The objective of tax incidence analysis is to determine who ultimately bears the burden of a tax. It is therefore an important concept for evaluating the equity of the tax system.
Statutory incidence assigns the burden of paying a tax to either an individual or a business, depending on the tax. However, the burden of the tax may be shifted because individuals and firms adjust their behavior when taxes are introduced or changed. As a result, economic incidence (our subject here) may differ from statutory (“legal”) incidence. A simple example is an excise tax on gasoline. As shown in Figure 1, before a tax is imposed, the equilibrium supply ( S ) and demand ( D ) is achieved at price P 0 and quantity consumed of Q 0. If a $1 per gallon tax is imposed, the statutory incidence is borne by the consumer when he or she pays “at the pump.” However, the consumer will not pay the full amount of the tax, because the supplier will now receive a lower after-tax price per gallon. In effect, suppliers are faced with a new demand curve, D’, representing the price they will receive net of tax. This is denoted as the new demand curve, D’, in Figure 1. This demand curve is shifted down from the original demand curve, D, by $1 per unit. Per gallon of gas, the consumers now pay Pg (the gross price), producers receive Pn (the net price), and government receives Pg – Pn, or the amount of the tax ( T ). In the case demonstrated in Figure 1, the producer receives a lower price per unit than before the tax is imposed, and the consumer pays a higher price than in the no-tax case. Therefore, part of the tax is paid by consumers in the form of a high pump price, and part is paid by the producer in the form of a lower after-tax price received.
The economic incidence of a tax is largely determined by the elasticities of supply and demand, that is, by
the change in the quantity consumed or produced when the price of that good changes because of the imposition of the tax. When the price elasticity of supply is very small, the supply curve becomes more vertical and the supplier tends to bear a larger portion of the burden of the tax. When demand is very price inelastic, the consumer tends to bear a larger share of the burden of the tax (because there are few substitutes for the taxed good). This type of analysis can also be done for taxes on factors—that is, for taxes levied directly on labor and capital, such as a corporate profits tax or a payroll tax.
The analysis of tax incidence becomes more complicated when we consider the impact of a tax in one market on the supply and demand for goods in other markets. Arnold Harberger (1962), a pioneer of the study of general equilibrium tax incidence, demonstrated the theory that taxes levied in one market can be borne by productive factors in another market. Harberger’s model evaluated the impact of a corporate income tax as a tax on capital in one sector of the economy (a “partial factor tax”). By using a model in which the demand and supply for output adjusted to a new equilibrium after a tax was imposed, the impact of a corporate income tax on the price of capital, labor, and output could be analyzed. The results show that, depending on the elasticities of demand and supply and the ability of producers to substitute labor for capital in the production process, the burden of a corporate income tax could be fully or partially borne by labor or capital, or shifted forward in terms of higher output prices. Harberger’s model has been used since the 1960s to estimate the burden of taxes, and it is also a model for analyzing the excess burden or “welfare loss” of taxes.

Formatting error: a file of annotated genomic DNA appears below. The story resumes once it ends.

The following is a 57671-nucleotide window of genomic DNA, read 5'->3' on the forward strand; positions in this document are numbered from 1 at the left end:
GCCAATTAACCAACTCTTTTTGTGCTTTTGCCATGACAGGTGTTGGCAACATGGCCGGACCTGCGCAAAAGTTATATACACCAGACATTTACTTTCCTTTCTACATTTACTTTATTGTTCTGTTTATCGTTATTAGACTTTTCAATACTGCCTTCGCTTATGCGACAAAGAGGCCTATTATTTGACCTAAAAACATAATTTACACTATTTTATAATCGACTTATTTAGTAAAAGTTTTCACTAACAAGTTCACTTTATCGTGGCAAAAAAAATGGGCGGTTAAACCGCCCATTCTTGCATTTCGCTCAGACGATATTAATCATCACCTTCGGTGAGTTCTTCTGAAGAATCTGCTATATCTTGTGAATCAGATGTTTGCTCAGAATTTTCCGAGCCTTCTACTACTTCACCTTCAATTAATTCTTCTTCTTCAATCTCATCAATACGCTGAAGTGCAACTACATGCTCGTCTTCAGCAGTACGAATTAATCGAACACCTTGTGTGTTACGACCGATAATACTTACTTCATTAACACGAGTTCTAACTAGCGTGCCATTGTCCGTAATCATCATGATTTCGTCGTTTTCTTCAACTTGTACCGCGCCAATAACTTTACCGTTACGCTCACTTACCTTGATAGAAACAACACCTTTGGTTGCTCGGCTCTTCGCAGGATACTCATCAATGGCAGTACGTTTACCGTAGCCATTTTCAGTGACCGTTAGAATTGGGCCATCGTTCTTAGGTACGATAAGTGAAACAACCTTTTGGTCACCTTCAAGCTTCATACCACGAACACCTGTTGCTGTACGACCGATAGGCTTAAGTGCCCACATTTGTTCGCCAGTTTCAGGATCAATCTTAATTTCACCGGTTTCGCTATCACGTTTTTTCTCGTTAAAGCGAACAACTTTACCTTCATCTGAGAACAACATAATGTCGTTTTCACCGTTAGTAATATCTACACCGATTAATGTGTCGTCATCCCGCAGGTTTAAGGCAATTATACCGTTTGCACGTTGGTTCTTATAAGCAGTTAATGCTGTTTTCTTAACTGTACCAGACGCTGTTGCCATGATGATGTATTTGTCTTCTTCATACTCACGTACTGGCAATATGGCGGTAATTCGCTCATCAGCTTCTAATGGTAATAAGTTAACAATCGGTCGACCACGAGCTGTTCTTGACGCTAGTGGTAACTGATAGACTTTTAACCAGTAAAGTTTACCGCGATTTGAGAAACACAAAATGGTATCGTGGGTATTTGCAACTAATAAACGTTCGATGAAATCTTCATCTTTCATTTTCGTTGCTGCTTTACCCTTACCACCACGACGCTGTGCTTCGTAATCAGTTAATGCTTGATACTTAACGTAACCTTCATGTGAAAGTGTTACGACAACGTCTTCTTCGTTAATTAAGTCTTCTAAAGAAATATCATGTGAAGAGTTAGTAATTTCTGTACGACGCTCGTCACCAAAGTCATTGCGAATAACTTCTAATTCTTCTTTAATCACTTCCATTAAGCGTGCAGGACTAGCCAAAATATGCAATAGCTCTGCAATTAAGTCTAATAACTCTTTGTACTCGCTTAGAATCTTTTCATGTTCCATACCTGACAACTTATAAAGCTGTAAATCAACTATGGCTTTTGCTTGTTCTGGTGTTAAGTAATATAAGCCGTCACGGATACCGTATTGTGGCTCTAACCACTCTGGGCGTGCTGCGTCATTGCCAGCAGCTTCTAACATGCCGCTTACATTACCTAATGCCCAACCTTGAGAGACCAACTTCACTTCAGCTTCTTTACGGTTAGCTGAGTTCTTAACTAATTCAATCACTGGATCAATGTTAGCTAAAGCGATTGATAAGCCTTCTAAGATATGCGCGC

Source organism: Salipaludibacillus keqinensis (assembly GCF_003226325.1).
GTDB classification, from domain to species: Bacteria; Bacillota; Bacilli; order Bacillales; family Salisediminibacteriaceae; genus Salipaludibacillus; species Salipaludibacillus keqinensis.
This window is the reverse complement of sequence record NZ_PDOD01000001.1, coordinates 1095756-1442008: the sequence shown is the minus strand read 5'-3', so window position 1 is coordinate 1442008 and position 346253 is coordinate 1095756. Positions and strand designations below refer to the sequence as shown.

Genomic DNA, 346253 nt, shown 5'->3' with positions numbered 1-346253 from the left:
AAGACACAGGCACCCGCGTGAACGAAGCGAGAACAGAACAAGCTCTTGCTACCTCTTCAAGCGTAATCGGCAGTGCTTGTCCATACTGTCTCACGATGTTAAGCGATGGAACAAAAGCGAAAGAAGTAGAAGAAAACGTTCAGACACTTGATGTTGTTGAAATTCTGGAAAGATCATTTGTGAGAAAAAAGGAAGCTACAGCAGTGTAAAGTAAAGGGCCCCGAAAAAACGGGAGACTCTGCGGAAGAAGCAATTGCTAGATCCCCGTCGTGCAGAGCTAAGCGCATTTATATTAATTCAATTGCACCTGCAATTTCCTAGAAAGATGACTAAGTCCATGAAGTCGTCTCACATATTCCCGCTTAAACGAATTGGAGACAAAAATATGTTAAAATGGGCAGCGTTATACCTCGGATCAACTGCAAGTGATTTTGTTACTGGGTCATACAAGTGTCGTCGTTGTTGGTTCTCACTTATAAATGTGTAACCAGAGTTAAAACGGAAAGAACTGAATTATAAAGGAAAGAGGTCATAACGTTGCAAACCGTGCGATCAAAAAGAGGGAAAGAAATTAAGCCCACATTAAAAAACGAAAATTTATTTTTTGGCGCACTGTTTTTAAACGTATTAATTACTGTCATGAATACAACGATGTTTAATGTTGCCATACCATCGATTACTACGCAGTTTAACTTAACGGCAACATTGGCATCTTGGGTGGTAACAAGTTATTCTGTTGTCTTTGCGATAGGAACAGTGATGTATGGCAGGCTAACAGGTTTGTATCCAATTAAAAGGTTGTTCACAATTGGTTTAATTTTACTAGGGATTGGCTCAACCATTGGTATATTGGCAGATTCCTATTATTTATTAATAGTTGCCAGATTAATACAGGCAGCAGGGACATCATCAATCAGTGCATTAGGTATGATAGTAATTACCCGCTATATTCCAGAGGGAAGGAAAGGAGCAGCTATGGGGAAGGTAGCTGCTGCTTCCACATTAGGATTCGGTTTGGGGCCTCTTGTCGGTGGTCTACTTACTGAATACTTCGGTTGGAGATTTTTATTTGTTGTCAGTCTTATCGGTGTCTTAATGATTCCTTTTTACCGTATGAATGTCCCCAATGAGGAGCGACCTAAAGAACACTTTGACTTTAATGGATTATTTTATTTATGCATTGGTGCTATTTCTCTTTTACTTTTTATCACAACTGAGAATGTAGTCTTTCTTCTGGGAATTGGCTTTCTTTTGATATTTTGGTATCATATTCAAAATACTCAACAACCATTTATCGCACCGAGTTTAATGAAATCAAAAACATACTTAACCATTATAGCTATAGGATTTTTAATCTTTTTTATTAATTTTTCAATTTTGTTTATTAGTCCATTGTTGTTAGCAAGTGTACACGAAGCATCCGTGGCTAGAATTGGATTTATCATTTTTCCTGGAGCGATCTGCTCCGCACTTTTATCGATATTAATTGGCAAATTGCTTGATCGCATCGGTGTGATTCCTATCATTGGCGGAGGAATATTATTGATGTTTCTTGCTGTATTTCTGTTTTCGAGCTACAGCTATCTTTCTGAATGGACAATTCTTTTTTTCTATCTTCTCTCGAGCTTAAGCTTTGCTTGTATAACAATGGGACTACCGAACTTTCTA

Even more complicated, intertemporal models that consider the incidence of taxes over a lifetime have been developed using sophisticated models of the economy. John Shoven and John Whalley (1984) were among the first economists to use computer models to analyze the incidence of a system of taxes. These types of models are now regularly used as a means to incorporate many markets into the tax incidence analysis.
Joseph Pechman and Benjamin Okner (1974) produced one of the first comprehensive incidence analyses of the U.S. tax system, using incidence assumptions based on general equilibrium results. They compared the distribution of income before and after taxes (imposing various assumptions about the economic incidence of the tax) and showed that at that time, the tax system had little impact on the after-tax distribution of income. The Congressional Budget Office produces regular analyses of the distribution of the burden of U.S. federal taxes. Their 2006 analysis shows that when all federal taxes are considered, the tax system is somewhat progressive—that is, as incomes increase, so too does the percentage of income paid in tax.
Congressional Budget Office. 2006. Historical Effective Federal Tax Rates: 1979–2004. Washington, DC: Author. http://www.cbo.gov/ftpdoc.cfm?index=7000type=1.
Harberger, Arnold C. 1962. The Incidence of the Corporate Income Tax. Journal of Political Economy 70 (June): 215–240.
Pechman, Joseph A., and Benjamin A. Okner. 1974. Who Bears the Tax Burden? Washington, DC: The Brookings Institution.
Shoven, John B., and John Whalley. 1984. Applied General Equilibrium Models of Taxation and International Trade: An Introduction and Survey. Journal of Economic Literature 22 (September): 1007–1051.